Alice Walker


she is a fascinating writer and i give her props on everything she writes

>>By hewlett   (Monday, 10 Feb 2003 01:33)

Does anyone have comments about the differences between the book and the movie of color purple?

>>By stcrazyht   (Thursday, 17 Jul 2003 15:15)

I think that in the book the releationship between Shug and celie is explored more as a lesbian releationship whereas in the film its just more of a friendship...I also think that the character of Mister _____ was portryaed more as a block character in the film as far as I can remember in the book they showed more of his human side... anyone else got any thoughts.

It is an excelletn book I deffinatley recommend it.

>>By frozen   (Saturday, 31 Jul 2004 16:33)

obviously, if all you can find to discuss about Alice Walker is "The Color Purple", then you really haven't discovered her at all. half the time in these discussions I feel like a cheaper version of Cliff Notes. Try "Posessing the Secret of Joy"., or " The Temple of my familiar", then write back something more than a sophmore college essay question.

>>By willwrite   (Saturday, 14 Aug 2004 07:39)

By the way, "By the light of my father's smile" was without question on of the most troubling, comforting, maturing book I ever read. And I read a lot of books.

>>By willwrite   (Saturday, 14 Aug 2004 07:41)

willwrite, I must think that you really aren't very educated at all to write something as negative as you did here. I don't see the problem with people writing about the Color Purple. At least their writing about Alice Walker at all. I guess I can understand your frustration, but still. What's wrong with people wanting to discuss the Color Purple. It's one of the greatest books (and movies) ever. However, I do agree with you. Everything I've ever read by Alice Walker seems to make me feel more spiritually mature.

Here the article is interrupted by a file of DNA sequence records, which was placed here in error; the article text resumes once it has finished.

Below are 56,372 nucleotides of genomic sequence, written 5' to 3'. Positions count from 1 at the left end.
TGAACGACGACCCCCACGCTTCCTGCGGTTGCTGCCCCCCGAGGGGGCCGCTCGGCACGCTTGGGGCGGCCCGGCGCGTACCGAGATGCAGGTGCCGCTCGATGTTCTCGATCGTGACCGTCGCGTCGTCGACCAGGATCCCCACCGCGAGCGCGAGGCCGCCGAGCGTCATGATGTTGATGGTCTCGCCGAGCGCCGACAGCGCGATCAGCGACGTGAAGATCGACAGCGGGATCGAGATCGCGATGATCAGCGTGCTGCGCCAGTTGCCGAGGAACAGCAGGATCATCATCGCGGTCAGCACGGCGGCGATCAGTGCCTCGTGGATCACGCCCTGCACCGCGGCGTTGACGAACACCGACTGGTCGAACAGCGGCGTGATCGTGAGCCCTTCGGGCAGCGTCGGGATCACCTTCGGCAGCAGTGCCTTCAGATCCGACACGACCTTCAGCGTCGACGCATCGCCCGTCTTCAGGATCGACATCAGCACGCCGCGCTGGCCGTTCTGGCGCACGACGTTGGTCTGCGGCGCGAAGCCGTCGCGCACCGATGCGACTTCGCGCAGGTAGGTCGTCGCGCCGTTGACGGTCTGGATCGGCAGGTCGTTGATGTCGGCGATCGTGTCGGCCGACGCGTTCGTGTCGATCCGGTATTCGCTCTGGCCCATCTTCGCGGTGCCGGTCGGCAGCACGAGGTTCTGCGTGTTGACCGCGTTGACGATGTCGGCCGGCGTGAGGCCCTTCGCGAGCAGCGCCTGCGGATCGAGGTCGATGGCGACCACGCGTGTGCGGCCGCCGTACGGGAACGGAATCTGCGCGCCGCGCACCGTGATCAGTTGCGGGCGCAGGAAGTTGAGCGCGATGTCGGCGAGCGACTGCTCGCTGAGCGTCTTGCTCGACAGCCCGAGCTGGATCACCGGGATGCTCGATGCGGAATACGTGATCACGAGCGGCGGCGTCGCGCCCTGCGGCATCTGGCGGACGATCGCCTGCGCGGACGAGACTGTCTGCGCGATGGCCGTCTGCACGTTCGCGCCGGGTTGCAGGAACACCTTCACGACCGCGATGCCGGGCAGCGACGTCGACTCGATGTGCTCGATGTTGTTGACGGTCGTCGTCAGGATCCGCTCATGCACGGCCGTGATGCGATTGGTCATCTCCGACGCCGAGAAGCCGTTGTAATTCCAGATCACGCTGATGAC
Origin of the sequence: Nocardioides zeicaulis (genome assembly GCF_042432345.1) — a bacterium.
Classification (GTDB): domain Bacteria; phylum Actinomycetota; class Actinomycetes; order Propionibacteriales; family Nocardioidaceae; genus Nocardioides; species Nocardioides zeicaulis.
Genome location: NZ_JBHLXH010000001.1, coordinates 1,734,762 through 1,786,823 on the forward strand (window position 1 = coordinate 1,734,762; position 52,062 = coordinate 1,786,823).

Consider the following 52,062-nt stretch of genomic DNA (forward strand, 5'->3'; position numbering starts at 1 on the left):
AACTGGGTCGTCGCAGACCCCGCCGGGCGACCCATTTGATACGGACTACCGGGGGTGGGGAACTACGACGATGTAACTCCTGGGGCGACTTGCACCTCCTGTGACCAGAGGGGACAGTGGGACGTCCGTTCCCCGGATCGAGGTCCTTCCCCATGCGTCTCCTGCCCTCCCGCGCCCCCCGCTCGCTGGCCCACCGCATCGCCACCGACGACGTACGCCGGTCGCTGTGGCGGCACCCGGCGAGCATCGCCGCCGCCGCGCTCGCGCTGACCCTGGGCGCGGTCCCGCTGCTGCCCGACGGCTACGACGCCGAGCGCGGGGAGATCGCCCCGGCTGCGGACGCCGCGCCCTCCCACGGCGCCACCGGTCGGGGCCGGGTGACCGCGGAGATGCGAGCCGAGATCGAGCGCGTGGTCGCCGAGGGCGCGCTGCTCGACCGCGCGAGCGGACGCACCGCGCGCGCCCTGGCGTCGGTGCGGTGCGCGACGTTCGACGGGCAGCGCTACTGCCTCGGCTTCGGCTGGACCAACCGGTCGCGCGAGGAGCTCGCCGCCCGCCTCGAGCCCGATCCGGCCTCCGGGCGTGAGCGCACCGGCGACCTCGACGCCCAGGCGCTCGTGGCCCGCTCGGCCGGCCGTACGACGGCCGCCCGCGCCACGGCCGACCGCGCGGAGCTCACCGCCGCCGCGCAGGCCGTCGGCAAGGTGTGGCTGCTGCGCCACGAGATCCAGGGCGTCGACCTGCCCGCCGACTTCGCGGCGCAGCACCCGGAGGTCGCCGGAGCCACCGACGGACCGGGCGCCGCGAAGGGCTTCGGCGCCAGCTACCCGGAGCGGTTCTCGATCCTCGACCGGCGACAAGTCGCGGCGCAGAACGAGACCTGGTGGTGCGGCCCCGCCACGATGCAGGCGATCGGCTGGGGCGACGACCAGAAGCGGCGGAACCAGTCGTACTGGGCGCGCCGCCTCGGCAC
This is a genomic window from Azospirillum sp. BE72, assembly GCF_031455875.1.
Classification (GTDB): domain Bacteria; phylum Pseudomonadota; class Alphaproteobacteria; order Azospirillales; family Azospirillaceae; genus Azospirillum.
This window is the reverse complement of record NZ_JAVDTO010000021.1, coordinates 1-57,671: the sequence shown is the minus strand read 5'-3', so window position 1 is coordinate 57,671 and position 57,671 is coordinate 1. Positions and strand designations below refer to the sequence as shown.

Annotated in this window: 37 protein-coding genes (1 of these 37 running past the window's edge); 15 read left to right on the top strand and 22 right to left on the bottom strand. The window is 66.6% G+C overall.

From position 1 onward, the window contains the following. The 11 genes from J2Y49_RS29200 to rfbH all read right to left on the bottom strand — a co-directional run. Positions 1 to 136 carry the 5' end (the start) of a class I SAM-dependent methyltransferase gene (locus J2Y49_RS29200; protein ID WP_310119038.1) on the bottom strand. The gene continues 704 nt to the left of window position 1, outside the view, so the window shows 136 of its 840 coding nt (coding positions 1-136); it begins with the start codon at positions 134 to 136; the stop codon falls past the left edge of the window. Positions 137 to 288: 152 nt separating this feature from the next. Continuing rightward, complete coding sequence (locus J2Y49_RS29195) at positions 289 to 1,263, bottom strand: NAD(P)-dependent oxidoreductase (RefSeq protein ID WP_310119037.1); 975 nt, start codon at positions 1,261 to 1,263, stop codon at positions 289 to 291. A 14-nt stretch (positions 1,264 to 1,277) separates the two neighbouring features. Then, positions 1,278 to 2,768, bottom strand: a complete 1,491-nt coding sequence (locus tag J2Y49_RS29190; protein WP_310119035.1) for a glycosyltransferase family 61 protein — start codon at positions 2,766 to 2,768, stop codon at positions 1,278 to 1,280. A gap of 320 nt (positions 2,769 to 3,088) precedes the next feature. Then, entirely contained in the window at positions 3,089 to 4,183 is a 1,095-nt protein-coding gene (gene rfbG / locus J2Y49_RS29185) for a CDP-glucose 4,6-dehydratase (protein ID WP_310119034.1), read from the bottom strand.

>>By jason_broccoli   (Thursday, 26 Aug 2004 05:04)

jason_broccoli, I loved "The Color Purple" as I have loved all of Alice Walker"s books. She is the black Joyce Carol Oates. She has an amazing wealth of knowledge as far as character development and engrosses the true reader in her books. I just wonder how many of the people who write these questions have actually read the author's works, and how many need quick information for papers. I hate to see people deny themselves the joy of discovering a truly great book. I'm probably not very educated by whatever standards you use, I learned to read at age 3,
and reading has been my joy, my solace, my constant companion now for 53 years. Does education make one literate? You could have fooled me. willwrite

>>By willwrite   (Thursday, 26 Aug 2004 05:16)

The discussion board is currently closed.